Not app time, not screen time, not another rotten story on NPR or in the NYT about the wonders of technology, the wonders of younger and younger people being able to use their pudgy fingers to scroll on a screen to access angry birds and some screwed up web site about how to make your pet dog cool for Halloween – can you believe it, in America the drone nation, we spend $300 million this year on Halloween blood and sweatshop junk to play with our pouches for this fabricated day of sugar and treats?
The news indeed is a reflection of the One Percent and their 19 Percent Legions of Sycophants and We the People Abusers. Then, again, another insipid Zionist, Zuckerberg, not going on camera or in front of the microphone to answer the news that Face the Fascists Book will be assisting in the development of more refined and next-next generation software and gizmos to help the World Wide Police Brother to gain face recognition for the USA-Corporate Gestapo. Yes, Facebook with all those fave photos and profile images, well, Zuckerberg would not comment, or, that is, Face Booked wouldn’t, but the word is that FB and ZuckerZionist is assisting the Global Police Gestapo in getting millions of us in the niftiest of computing systems to be able to collect hundreds of millions of faces and to put names, addresses, and everything else tied to credit, education, family, work, IRS, etc. to us all.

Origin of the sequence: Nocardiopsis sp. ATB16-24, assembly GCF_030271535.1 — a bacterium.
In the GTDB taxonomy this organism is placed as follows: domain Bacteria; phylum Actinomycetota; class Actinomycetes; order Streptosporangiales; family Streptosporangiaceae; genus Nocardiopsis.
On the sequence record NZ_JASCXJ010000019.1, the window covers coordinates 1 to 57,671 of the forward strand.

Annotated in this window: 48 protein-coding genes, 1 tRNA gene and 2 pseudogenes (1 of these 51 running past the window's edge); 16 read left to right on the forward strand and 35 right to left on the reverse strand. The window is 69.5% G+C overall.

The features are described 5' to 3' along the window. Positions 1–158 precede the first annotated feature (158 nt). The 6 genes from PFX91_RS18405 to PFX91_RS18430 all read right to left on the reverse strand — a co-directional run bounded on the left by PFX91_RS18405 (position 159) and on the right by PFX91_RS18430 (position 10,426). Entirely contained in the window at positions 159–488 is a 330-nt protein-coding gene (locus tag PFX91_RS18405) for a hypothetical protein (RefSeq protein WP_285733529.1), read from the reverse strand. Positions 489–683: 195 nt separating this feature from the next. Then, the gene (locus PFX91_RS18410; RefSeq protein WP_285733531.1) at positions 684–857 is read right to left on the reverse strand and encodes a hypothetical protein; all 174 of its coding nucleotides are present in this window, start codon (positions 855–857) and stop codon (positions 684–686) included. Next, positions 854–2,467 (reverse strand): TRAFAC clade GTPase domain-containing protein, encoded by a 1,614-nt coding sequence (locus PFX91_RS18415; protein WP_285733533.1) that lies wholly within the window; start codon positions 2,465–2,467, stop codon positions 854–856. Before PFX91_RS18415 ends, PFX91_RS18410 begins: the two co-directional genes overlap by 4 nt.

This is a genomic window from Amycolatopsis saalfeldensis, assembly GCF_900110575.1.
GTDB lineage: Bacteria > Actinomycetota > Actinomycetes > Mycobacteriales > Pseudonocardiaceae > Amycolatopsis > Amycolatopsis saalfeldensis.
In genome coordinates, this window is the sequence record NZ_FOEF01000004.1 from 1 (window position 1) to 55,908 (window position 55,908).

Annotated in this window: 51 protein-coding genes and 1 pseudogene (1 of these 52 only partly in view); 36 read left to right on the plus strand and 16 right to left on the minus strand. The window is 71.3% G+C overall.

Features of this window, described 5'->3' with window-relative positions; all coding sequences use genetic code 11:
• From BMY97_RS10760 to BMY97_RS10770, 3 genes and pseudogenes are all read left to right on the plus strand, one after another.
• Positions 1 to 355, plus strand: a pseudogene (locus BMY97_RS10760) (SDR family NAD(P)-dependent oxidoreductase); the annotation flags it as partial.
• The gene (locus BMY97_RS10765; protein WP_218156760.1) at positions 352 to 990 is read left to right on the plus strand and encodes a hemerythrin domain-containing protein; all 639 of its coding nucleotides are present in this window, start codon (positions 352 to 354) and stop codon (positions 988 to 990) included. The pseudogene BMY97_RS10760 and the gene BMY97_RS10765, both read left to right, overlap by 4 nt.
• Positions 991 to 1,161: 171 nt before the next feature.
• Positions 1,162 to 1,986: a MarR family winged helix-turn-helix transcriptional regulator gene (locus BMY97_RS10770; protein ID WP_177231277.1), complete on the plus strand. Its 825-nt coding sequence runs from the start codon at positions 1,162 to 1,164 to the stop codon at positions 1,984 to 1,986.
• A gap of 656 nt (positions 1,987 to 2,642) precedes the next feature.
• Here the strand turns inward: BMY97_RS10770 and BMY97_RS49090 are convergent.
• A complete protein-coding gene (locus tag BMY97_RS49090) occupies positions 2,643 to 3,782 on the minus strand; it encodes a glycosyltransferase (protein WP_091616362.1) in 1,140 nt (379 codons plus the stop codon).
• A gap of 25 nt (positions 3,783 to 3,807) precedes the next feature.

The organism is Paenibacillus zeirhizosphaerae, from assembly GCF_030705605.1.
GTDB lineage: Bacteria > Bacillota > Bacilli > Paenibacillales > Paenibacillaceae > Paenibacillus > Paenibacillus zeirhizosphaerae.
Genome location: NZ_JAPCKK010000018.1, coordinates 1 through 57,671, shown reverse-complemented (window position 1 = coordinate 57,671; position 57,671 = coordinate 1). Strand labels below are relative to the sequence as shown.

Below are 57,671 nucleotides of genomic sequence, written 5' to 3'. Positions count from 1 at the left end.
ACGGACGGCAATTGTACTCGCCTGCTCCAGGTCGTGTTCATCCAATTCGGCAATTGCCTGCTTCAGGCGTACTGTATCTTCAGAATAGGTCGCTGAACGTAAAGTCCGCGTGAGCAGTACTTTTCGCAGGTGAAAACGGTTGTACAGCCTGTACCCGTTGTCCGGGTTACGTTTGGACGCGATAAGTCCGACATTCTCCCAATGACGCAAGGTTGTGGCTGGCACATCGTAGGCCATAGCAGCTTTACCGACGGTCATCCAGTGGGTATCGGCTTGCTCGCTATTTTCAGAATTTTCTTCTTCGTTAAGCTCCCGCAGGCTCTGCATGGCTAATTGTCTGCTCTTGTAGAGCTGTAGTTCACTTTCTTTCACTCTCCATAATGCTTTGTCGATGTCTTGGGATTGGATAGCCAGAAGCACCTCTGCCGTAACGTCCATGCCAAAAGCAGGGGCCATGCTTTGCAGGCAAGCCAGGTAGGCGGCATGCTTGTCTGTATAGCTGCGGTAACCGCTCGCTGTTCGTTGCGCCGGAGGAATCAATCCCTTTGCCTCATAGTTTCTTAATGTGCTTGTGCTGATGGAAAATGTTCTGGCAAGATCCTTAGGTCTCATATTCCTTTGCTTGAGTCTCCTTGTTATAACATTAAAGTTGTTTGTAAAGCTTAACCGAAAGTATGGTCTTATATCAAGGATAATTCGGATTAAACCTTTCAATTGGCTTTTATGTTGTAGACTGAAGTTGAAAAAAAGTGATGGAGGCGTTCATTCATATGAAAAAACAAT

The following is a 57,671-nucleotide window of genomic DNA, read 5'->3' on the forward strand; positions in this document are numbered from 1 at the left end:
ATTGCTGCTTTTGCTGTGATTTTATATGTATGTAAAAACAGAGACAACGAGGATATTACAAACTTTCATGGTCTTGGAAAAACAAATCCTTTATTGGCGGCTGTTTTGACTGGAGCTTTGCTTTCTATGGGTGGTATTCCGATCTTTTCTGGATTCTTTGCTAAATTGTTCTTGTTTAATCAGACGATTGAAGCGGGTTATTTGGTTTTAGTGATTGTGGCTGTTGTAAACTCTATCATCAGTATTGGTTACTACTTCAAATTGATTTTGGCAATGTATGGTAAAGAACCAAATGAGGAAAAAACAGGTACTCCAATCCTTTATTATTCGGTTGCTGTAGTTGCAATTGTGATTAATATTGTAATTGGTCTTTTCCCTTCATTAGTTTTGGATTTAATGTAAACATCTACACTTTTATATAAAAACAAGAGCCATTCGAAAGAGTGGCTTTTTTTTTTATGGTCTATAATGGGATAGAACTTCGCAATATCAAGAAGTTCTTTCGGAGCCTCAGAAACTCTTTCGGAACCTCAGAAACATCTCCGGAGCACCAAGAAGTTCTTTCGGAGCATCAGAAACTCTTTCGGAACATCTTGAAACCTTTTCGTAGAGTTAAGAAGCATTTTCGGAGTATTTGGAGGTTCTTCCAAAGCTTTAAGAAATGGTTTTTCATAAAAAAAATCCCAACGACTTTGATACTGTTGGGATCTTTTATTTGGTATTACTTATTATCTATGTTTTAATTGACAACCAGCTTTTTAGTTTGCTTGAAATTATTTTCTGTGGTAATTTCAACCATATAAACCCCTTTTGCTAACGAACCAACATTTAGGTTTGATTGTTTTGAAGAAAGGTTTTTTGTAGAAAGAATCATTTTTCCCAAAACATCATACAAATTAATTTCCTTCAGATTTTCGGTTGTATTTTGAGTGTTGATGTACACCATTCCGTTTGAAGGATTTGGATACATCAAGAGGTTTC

So, it is both disheartening that we’d have this DV dozy, but also funny, apropos and the sign of our times that we’d be having cherry-picking libertarian extremists deny climate change and CO2 as well as all the other rotten intended and unintended consequences of science and free market combined for profits. Science, this story, does not cite. Just more patriarchal fools who give squat about poor people, could care less for those of us under the thumb of private property Nazis and anti-we-the-people and anti-communitarian crazies.
Not that the environmental movement should never be criticized, but the environmental movement is a far cry from the real science being done in tundra, on ice caps, inside glaciers, on coral reefs, in every ecosystem possible, and around climate, jet streams, and the association with polluting the atmosphere. Indeed, a lot of CO2 released and methane burped up, well, in the aerial sea, it’s really more significant than the 389 PPM we are currently at.